IOWA CITY, Iowa — The pass was a little overthrown. It wasn’t going to be a problem for Beau Corrales.
He threw his right hand up like a glove. The football stuck in it, and Corrales never broke stride on his one-handed catch against Elgin High School in September.
— Blair Sanderson (@BlairRIVALS) September 19, 2016
In a year where Iowa is looking for more big plays from its wide receivers, one of its 2017 commits is having no such problem. In fact, he’s developing a reputation for making crazy catches look routine.
“I can’t coach that,” Georgetown High School (Texas) football coach Jason Dean said. “I’m glad that kid is on our team.”
Corrales has 69 receptions in seven games, and it only seems to Dean that each required some form of acrobatic move because there were so many. Every game, Corrales does seem to come up with at least one. Some receptions, like the one against Elgin, make the rounds on the social media. It seems to be impressing everyone — except the player who views it as part of his job.
“In the end, it’s just trying to be a playmaker and make a play on the ball,” Corrales said.
The way Corrales describes it, the catches just happen. He sees the ball heading in his direction and reacts. He goes with his best option for securing the football.
“Honestly, I don’t know,” Corrales said. “It just kind of happens in the moment.”
It’s spontaneous, but not accidental. Corrales works on making difficult catches during a four-ball drill Georgetown puts its wide receivers through: The first is a perfect pass, the second is high, the third is low and the last is behind the player.
“Those catches aren’t just not going to happen if you don’t work on it,” Dean said.
It’s why Corrales appears as comfortable with the highlight-reel grab as he is when a pass comes to his chest.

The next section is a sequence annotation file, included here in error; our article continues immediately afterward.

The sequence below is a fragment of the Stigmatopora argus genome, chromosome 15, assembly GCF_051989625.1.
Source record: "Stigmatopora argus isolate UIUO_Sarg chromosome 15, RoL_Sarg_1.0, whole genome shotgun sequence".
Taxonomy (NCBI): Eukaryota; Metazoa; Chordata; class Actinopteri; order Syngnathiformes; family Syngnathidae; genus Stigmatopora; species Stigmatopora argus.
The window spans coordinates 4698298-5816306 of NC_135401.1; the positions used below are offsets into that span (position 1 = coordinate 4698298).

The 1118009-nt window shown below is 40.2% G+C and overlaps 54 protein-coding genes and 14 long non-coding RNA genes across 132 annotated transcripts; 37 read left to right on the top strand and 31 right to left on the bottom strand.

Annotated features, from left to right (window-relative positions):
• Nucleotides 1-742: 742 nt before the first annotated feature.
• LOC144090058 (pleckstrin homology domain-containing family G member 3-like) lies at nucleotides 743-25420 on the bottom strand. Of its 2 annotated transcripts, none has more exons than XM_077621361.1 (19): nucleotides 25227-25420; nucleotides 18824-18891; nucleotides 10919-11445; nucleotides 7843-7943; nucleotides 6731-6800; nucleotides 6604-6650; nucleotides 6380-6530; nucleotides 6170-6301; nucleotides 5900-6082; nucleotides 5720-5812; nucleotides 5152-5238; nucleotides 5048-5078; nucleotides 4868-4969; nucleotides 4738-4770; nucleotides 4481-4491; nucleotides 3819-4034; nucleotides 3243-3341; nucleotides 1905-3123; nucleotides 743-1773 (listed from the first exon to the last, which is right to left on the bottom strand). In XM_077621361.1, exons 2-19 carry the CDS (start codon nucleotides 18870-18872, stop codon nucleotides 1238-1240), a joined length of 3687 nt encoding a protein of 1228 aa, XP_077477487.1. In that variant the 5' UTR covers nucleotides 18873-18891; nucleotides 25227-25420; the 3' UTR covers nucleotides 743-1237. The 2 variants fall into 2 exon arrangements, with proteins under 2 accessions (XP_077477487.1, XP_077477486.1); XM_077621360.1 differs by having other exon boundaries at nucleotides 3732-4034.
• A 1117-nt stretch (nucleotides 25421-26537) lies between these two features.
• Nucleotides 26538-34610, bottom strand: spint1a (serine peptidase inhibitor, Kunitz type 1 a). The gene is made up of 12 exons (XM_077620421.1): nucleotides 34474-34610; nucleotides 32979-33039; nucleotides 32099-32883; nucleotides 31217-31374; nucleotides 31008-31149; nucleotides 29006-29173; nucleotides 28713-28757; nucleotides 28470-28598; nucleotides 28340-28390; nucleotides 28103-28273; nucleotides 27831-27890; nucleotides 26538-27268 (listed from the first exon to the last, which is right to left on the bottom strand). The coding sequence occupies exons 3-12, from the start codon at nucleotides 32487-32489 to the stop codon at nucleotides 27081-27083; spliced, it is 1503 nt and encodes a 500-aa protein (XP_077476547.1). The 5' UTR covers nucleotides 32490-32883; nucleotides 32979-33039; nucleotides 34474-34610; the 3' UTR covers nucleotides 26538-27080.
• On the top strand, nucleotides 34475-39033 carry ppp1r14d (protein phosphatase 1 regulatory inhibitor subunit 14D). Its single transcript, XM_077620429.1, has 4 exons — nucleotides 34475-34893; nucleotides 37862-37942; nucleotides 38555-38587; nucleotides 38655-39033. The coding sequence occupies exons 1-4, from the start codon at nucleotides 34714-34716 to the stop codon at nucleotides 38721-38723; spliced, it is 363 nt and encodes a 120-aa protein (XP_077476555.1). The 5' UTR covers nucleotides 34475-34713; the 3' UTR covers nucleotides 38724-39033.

“The drill gets you ready for everything that’s unexpected,” Corrales said. “It’s having your mind ready to know that not every ball headed your way is going to be a perfect ball. You just always need to be prepared to make a playmaking catch.”
He’s getting plenty of chances to do so this fall. He has 890 receiving yards and 12 touchdowns. The 6-foot-4 receiver is a big target, one proving adept at getting around defenders. Dean believes that is Corrales’ best trait.
— GHS Blue Crew (@ghsbluecrew16) October 2, 2016
Corrales wants to work his way into the Iowa lineup as a true freshman. The two-star 247sports composite prospect is 205 pounds and would like to arrive on campus at 215. He runs a 4.5 40-yard dash.
Dean believes there is plenty of room for Corrales to grow and in time could develop into a receiver with the physical attributes every college craves.
“If he can be 6-4, weigh 220 and run a 4.4, that’s pretty dang good on any level,” Dean said.
Dean and Corrales are certain it’s doable. Corrales plans to work more with a speed coach after his football and basketball seasons end. He wants to become better at breaking out of cuts. He’s a crazy catch machine now; he wants to be more than that when he puts on the black and gold.
“I know they are kind of short right now as far as their depth goes for a receiving corps,” Corrales said. “So I want to be able to be a playmaker and game changer as soon as I can. That is my number one goal coming in. To be a playmaker and someone the team can rely on early on.”
But there are still high school games to be played. So he must settle for making a few more receptions in Texas, and strangers approaching him about the one-handed ones when out in public.
“It’s humbling to me that people want to come up to me and talk about it,” Corrales said. “It’s something that I find not regular, but I know is within my abilities. It’s cool to know that other people think it’s spectacular.”